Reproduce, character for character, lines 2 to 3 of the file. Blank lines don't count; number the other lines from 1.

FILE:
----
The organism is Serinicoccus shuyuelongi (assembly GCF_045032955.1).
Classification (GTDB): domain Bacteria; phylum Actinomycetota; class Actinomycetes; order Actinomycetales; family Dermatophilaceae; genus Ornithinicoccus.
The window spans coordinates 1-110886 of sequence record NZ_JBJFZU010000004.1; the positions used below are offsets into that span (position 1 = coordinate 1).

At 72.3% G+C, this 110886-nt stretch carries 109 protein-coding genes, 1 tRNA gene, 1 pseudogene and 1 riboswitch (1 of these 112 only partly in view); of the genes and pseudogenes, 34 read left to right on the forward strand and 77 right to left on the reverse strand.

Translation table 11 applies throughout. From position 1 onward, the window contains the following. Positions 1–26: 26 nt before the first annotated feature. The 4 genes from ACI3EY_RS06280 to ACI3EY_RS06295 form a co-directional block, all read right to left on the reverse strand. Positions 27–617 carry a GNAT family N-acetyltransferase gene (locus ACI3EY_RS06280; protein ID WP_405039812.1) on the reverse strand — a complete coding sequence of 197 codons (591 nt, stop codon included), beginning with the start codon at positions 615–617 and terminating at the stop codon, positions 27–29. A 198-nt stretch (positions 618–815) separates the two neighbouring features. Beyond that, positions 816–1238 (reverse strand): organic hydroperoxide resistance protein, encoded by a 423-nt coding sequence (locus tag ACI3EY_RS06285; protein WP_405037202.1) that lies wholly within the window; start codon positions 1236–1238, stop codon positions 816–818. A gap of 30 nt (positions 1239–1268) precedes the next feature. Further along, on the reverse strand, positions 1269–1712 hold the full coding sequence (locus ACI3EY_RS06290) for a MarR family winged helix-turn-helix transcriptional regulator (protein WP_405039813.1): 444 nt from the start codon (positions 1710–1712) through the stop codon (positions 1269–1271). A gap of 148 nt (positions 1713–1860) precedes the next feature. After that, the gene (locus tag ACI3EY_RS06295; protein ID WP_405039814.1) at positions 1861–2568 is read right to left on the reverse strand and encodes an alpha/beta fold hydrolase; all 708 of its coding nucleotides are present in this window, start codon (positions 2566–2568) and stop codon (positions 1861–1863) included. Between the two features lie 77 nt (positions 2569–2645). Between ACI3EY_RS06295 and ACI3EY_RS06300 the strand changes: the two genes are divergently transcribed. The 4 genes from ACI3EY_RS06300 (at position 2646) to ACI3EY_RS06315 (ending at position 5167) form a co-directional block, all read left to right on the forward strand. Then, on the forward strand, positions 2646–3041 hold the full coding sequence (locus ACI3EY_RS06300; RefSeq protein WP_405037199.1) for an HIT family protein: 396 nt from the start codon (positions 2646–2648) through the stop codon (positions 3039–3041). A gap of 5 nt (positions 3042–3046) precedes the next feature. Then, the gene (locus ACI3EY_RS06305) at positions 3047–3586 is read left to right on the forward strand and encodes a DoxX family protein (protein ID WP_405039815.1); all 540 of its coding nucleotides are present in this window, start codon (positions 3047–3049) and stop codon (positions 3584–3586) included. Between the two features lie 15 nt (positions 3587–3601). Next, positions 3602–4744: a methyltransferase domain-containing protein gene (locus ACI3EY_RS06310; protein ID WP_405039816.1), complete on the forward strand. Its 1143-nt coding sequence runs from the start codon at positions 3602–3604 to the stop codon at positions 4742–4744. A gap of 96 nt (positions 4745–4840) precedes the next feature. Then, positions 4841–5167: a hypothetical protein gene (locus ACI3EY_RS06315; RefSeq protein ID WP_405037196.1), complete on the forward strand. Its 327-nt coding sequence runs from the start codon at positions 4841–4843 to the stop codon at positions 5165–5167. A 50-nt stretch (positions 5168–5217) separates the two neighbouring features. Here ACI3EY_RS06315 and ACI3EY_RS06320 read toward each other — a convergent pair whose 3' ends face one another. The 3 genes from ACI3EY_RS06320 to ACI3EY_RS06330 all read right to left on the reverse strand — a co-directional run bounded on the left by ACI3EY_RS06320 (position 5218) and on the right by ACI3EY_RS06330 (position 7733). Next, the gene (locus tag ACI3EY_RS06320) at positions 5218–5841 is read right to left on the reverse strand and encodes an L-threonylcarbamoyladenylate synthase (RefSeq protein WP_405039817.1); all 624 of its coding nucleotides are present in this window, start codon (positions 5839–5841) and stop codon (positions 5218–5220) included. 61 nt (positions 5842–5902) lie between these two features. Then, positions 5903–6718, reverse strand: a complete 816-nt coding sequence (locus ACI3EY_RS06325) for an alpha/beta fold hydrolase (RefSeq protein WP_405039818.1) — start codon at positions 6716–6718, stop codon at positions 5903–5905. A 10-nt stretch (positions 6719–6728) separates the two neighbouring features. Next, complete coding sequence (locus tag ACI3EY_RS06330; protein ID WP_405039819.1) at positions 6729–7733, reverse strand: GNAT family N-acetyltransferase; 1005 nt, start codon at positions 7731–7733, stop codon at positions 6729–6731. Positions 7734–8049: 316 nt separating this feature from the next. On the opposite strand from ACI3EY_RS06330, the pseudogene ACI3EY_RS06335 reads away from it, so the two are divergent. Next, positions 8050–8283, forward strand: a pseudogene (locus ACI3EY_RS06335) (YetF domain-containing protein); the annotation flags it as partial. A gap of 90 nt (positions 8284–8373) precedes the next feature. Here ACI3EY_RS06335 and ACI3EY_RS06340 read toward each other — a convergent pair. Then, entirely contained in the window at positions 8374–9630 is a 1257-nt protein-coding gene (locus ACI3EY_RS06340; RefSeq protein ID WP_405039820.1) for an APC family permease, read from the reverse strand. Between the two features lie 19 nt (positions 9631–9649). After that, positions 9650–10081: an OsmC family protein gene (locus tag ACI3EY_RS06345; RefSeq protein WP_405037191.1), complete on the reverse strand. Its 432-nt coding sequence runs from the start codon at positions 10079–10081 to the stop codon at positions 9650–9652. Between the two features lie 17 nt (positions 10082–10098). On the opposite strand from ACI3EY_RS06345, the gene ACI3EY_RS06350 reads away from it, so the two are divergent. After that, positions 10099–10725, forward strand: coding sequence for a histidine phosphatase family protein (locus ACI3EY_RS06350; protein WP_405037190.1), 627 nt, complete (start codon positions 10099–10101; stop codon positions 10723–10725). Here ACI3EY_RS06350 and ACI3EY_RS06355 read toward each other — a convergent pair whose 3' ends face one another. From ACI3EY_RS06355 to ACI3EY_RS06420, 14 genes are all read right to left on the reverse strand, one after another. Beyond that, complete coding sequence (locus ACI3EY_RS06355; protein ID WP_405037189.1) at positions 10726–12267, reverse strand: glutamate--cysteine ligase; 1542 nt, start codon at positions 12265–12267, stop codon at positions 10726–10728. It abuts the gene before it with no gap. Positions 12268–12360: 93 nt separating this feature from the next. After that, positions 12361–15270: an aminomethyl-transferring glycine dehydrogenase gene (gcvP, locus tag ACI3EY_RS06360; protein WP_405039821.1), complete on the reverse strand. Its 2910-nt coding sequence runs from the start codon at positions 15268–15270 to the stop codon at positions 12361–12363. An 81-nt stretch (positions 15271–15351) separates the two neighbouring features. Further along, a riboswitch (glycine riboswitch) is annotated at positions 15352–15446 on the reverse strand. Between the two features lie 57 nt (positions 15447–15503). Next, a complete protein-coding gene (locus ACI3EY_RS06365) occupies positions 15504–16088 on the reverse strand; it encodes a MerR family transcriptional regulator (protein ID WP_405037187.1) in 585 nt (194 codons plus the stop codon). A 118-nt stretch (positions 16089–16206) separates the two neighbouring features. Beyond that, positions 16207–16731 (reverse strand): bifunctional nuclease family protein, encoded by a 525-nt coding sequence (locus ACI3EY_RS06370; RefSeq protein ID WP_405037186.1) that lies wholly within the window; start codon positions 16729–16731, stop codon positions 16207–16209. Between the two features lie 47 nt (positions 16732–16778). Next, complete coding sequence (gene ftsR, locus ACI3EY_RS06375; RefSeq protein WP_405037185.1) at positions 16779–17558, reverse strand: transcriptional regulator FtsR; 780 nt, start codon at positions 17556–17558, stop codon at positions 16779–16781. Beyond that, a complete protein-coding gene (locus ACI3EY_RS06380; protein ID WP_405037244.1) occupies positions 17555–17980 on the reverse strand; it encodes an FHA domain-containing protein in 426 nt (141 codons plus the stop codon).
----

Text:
Classification (GTDB): domain Bacteria; phylum Actinomycetota; class Actinomycetes; order Actinomycetales; family Dermatophilaceae; genus Ornithinicoccus.
The window spans coordinates 1-110886 of sequence record NZ_JBJFZU010000004.1; the positions used below are offsets into that span (position 1 = coordinate 1).